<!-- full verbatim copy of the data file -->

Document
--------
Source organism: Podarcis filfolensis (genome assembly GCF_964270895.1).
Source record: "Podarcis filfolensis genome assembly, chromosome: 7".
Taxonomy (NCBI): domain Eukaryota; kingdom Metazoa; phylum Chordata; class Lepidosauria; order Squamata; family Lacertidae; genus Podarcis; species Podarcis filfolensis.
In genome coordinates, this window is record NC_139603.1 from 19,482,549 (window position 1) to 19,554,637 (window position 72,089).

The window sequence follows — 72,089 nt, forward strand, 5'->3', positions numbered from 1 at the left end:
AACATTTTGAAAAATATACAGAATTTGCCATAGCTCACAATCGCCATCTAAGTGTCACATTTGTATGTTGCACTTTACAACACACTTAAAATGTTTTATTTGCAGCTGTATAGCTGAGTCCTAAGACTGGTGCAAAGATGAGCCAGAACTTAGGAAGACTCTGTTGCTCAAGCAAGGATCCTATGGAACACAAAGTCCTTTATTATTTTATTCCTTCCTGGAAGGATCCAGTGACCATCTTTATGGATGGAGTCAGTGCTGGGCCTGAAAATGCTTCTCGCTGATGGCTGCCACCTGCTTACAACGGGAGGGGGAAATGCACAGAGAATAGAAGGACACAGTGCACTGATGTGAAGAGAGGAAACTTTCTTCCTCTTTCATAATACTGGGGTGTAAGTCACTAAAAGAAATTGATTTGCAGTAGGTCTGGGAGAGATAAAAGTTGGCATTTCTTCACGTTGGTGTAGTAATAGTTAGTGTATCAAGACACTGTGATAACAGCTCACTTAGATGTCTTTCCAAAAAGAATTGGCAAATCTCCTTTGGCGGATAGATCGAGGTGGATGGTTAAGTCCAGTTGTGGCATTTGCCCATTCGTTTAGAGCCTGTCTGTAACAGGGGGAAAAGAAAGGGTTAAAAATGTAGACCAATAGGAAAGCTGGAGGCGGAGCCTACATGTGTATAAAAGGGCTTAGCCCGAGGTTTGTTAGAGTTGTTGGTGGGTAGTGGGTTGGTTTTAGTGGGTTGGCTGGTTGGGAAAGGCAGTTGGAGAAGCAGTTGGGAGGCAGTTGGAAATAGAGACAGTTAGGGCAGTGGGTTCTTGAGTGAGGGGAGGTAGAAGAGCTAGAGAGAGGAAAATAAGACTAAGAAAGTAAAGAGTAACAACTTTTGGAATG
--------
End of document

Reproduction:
Source organism: Podarcis filfolensis (genome assembly GCF_964270895.1).
Source record: "Podarcis filfolensis genome assembly, chromosome: 7".
Taxonomy (NCBI): domain Eukaryota; kingdom Metazoa; phylum Chordata; class Lepidosauria; order Squamata; family Lacertidae; genus Podarcis; species Podarcis filfolensis.
In genome coordinates, this window is record NC_139603.1 from 19,482,549 (window position 1) to 19,554,637 (window position 72,089).

The window sequence follows — 72,089 nt, forward strand, 5'->3', positions numbered from 1 at the left end:
AACATTTTGAAAAATATACAGAATTTGCCATAGCTCACAATCGCCATCTAAGTGTCACATTTGTATGTTGCACTTTACAACACACTTAAAATGTTTTATTTGCAGCTGTATAGCTGAGTCCTAAGACTGGTGCAAAGATGAGCCAGAACTTAGGAAGACTCTGTTGCTCAAGCAAGGATCCTATGGAACACAAAGTCCTTTATTATTTTATTCCTTCCTGGAAGGATCCAGTGACCATCTTTATGGATGGAGTCAGTGCTGGGCCTGAAAATGCTTCTCGCTGATGGCTGCCACCTGCTTACAACGGGAGGGGGAAATGCACAGAGAATAGAAGGACACAGTGCACTGATGTGAAGAGAGGAAACTTTCTTCCTCTTTCATAATACTGGGGTGTAAGTCACTAAAAGAAATTGATTTGCAGTAGGTCTGGGAGAGATAAAAGTTGGCATTTCTTCACGTTGGTGTAGTAATAGTTAGTGTATCAAGACACTGTGATAACAGCTCACTTAGATGTCTTTCCAAAAAGAATTGGCAAATCTCCTTTGGCGGATAGATCGAGGTGGATGGTTAAGTCCAGTTGTGGCATTTGCCCATTCGTTTAGAGCCTGTCTGTAACAGGGGGAAAAGAAAGGGTTAAAAATGTAGACCAATAGGAAAGCTGGAGGCGGAGCCTACATGTGTATAAAAGGGCTTAGCCCGAGGTTTGTTAGAGTTGTTGGTGGGTAGTGGGTTGGTTTTAGTGGGTTGGCTGGTTGGGAAAGGCAGTTGGAGAAGCAGTTGGGAGGCAGTTGGAAATAGAGACAGTTAGGGCAGTGGGTTCTTGAGTGAGGGGAGGTAGAAGAGCTAGAGAGAGGAAAATAAGACTAAGAAAGTAAAGAGTAACAACTTTTGGAATG